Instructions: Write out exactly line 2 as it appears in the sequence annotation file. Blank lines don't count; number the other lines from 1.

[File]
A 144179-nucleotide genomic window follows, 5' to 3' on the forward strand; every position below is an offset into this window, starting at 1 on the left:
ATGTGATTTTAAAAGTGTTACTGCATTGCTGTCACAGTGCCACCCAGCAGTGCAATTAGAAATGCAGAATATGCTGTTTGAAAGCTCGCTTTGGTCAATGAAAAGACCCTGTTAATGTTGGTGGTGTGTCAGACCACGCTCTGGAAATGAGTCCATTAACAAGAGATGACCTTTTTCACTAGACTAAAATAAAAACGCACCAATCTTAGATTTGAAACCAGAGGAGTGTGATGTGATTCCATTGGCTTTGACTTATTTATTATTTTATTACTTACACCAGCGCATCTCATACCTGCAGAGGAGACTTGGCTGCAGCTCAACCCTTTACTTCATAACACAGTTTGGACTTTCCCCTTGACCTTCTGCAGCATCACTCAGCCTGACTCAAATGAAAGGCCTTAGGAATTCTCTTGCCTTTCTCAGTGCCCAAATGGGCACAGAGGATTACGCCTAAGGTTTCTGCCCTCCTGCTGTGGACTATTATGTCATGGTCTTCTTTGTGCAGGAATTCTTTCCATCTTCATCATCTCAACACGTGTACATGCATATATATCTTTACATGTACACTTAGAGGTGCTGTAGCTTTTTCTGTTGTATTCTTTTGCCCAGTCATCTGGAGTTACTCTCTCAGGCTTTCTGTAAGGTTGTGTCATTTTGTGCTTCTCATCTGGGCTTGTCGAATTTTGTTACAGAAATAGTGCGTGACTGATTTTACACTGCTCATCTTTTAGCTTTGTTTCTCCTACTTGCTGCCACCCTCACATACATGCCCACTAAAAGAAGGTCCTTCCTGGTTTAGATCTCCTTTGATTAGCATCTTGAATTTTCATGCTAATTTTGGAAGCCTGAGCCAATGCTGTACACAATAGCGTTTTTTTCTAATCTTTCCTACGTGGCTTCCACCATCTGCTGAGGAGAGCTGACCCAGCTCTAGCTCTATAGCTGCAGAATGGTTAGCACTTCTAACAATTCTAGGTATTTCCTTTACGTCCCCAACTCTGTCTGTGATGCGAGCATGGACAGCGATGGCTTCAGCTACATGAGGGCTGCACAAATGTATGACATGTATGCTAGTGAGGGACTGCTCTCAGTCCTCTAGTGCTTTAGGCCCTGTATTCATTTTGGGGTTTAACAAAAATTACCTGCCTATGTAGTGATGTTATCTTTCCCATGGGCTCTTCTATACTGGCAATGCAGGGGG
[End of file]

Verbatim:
ATGTGATTTTAAAAGTGTTACTGCATTGCTGTCACAGTGCCACCCAGCAGTGCAATTAGAAATGCAGAATATGCTGTTTGAAAGCTCGCTTTGGTCAATGAAAAGACCCTGTTAATGTTGGTGGTGTGTCAGACCACGCTCTGGAAATGAGTCCATTAACAAGAGATGACCTTTTTCACTAGACTAAAATAAAAACGCACCAATCTTAGATTTGAAACCAGAGGAGTGTGATGTGATTCCATTGGCTTTGACTTATTTATTATTTTATTACTTACACCAGCGCATCTCATACCTGCAGAGGAGACTTGGCTGCAGCTCAACCCTTTACTTCATAACACAGTTTGGACTTTCCCCTTGACCTTCTGCAGCATCACTCAGCCTGACTCAAATGAAAGGCCTTAGGAATTCTCTTGCCTTTCTCAGTGCCCAAATGGGCACAGAGGATTACGCCTAAGGTTTCTGCCCTCCTGCTGTGGACTATTATGTCATGGTCTTCTTTGTGCAGGAATTCTTTCCATCTTCATCATCTCAACACGTGTACATGCATATATATCTTTACATGTACACTTAGAGGTGCTGTAGCTTTTTCTGTTGTATTCTTTTGCCCAGTCATCTGGAGTTACTCTCTCAGGCTTTCTGTAAGGTTGTGTCATTTTGTGCTTCTCATCTGGGCTTGTCGAATTTTGTTACAGAAATAGTGCGTGACTGATTTTACACTGCTCATCTTTTAGCTTTGTTTCTCCTACTTGCTGCCACCCTCACATACATGCCCACTAAAAGAAGGTCCTTCCTGGTTTAGATCTCCTTTGATTAGCATCTTGAATTTTCATGCTAATTTTGGAAGCCTGAGCCAATGCTGTACACAATAGCGTTTTTTTCTAATCTTTCCTACGTGGCTTCCACCATCTGCTGAGGAGAGCTGACCCAGCTCTAGCTCTATAGCTGCAGAATGGTTAGCACTTCTAACAATTCTAGGTATTTCCTTTACGTCCCCAACTCTGTCTGTGATGCGAGCATGGACAGCGATGGCTTCAGCTACATGAGGGCTGCACAAATGTATGACATGTATGCTAGTGAGGGACTGCTCTCAGTCCTCTAGTGCTTTAGGCCCTGTATTCATTTTGGGGTTTAACAAAAATTACCTGCCTATGTAGTGATGTTATCTTTCCCATGGGCTCTTCTATACTGGCAATGCAGGGGG